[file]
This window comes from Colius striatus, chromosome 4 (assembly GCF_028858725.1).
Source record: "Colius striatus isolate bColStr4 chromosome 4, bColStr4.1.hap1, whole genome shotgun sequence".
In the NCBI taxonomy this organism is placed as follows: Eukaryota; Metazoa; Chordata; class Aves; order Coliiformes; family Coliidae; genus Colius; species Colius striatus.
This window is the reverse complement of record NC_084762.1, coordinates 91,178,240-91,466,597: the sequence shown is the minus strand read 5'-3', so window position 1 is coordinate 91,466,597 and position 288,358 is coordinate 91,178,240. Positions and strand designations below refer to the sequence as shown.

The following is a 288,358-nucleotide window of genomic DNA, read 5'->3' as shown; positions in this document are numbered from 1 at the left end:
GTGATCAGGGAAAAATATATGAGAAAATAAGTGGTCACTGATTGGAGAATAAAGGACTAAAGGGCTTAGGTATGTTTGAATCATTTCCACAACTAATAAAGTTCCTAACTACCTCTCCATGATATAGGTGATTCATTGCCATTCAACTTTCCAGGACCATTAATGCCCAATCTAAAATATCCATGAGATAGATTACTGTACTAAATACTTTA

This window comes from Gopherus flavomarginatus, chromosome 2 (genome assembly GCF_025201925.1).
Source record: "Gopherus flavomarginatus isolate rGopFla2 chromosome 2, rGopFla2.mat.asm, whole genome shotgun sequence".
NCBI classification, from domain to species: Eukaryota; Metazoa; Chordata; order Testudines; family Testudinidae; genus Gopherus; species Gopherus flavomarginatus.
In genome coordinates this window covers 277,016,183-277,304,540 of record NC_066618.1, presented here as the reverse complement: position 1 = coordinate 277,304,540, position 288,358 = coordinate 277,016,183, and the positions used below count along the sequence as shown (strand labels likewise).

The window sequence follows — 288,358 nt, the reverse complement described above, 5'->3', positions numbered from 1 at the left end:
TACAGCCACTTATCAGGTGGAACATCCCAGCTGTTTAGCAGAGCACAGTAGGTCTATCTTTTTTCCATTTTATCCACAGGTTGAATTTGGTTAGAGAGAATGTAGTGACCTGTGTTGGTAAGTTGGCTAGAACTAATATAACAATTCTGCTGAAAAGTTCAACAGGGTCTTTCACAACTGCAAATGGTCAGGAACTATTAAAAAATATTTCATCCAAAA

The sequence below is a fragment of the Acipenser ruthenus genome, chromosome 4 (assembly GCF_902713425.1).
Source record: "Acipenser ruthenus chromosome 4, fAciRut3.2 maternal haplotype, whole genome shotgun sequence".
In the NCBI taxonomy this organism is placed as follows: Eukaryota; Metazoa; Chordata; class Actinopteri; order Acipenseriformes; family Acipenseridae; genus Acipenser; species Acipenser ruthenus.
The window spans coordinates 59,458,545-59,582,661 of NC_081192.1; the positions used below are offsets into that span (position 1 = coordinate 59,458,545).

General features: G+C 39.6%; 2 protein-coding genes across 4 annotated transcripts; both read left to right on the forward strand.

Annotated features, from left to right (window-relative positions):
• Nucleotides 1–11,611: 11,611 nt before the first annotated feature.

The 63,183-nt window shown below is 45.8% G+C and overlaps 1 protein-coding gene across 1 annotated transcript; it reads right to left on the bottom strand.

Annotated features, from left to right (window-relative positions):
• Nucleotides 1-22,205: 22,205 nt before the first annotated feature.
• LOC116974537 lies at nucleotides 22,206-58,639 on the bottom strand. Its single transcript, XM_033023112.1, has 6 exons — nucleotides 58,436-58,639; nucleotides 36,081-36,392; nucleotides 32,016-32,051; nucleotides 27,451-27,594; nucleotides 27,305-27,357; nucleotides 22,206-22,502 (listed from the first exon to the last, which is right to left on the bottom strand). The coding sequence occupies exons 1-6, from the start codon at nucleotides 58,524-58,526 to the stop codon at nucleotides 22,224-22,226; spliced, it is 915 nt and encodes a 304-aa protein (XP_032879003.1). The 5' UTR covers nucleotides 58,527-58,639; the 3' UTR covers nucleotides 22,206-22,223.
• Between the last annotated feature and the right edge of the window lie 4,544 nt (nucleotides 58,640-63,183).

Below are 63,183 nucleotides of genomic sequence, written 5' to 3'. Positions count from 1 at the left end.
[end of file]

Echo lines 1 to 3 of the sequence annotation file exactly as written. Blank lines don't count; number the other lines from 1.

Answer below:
This window comes from Colius striatus, chromosome 4 (assembly GCF_028858725.1).
Source record: "Colius striatus isolate bColStr4 chromosome 4, bColStr4.1.hap1, whole genome shotgun sequence".
In the NCBI taxonomy this organism is placed as follows: Eukaryota; Metazoa; Chordata; class Aves; order Coliiformes; family Coliidae; genus Colius; species Colius striatus.